ANTIBIOTICS IN OUTPATIENTS
One systematic review comparing different oral antibiotics in outpatient settings has found cure or improvement in more than 90 percent of people.
ANTIBIOTICS IN HOSPITALIZED PATIENTS
Randomized controlled trials (RCTs) found no significant difference between new and older antibiotics in cure of people with community-acquired pneumonia admitted to the hospital. However, most trials were small and were designed to show equivalence between treatments rather than superiority of one over another.
INTRAVENOUS VS. ORAL ANTIBIOTICS
Two RCTs found that, in immunocompetent people admitted to the hospital who were not suffering from life-threatening illness, intravenous antibiotics were no more effective than oral antibiotics and increased the length of hospital stay.
One unblinded RCT found limited evidence that bottle blowing physiotherapy (blowing bubbles via a narrow tube inserted in water) plus early mobilization plus encouragement to regularly sit up and take deep breaths versus early mobilization alone significantly reduced hospital stay.
ANTIBIOTICS IN ICU PATIENTS
We found no RCTs comparing one combination of antibiotics versus another in intensive care units.
EARLY VS. LATE ANTIBIOTICS
Two retrospective studies found that prompt administration of antibiotics significantly improved survival.
One systematic review comparing a guideline incorporating early switch from intravenous to oral antibiotics and/or early discharge strategies versus usual care has found no significant difference in clinical outcomes.
One RCT found that influenza vaccine versus placebo significantly reduced the incidence of influenza in people 60 years and older. Another RCT found that intranasal live vaccine plus parenteral vaccine versus parenteral vaccine alone significantly reduced the incidence of influenza A in elderly people. Two RCTs found that the offer of vaccination of health care workers versus no offer of vaccination significantly reduced mortality in elderly people in long-term care hospitals.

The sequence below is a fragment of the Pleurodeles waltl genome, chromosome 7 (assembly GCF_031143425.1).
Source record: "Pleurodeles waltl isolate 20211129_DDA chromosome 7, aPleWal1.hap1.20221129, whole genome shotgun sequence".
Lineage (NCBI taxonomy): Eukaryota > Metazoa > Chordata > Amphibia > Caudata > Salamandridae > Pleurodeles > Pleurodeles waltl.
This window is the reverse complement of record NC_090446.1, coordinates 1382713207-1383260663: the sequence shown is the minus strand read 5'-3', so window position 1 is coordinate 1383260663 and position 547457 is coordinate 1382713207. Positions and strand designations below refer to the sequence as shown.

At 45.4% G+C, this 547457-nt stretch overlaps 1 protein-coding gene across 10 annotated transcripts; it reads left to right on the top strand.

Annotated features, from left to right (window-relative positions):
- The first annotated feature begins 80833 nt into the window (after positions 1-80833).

One systematic review has found that pneumococcal vaccination versus no vaccination significantly reduces pneumococcal pneumonia in immunocompetent people, but found no significant difference between pneumococcal vaccination versus no vaccination in elderly people or people likely to have an impaired immune system.
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8. Almirall J, Gonzalez CA, Balanco X, Bolibar I. Proportion of community-acquired pneumonia attributable to tobacco smoking. Chest. 1999;116:375–9.
9. Fine MJ, Smith MA, Carson CA, Mutha SS, Sankey SS, Weiss-feld LA, et al. Prognosis and outcomes of patients with community-acquired pneumonia: a meta-analysis. JAMA. 1995;274:134–41.
This is one in a series of chapters excerpted from Clinical Evidence , published by the BMJ Publishing Group, Tavistock Square, London, United Kingdom. Clinical Evidence is published in print twice a year and is updated monthly online. The complete text for this topic, as well as additional information, is available to subscribers at www.clinicalevidence.com. This series is part of AFP's CME. See “Clinical Quiz” on page 21.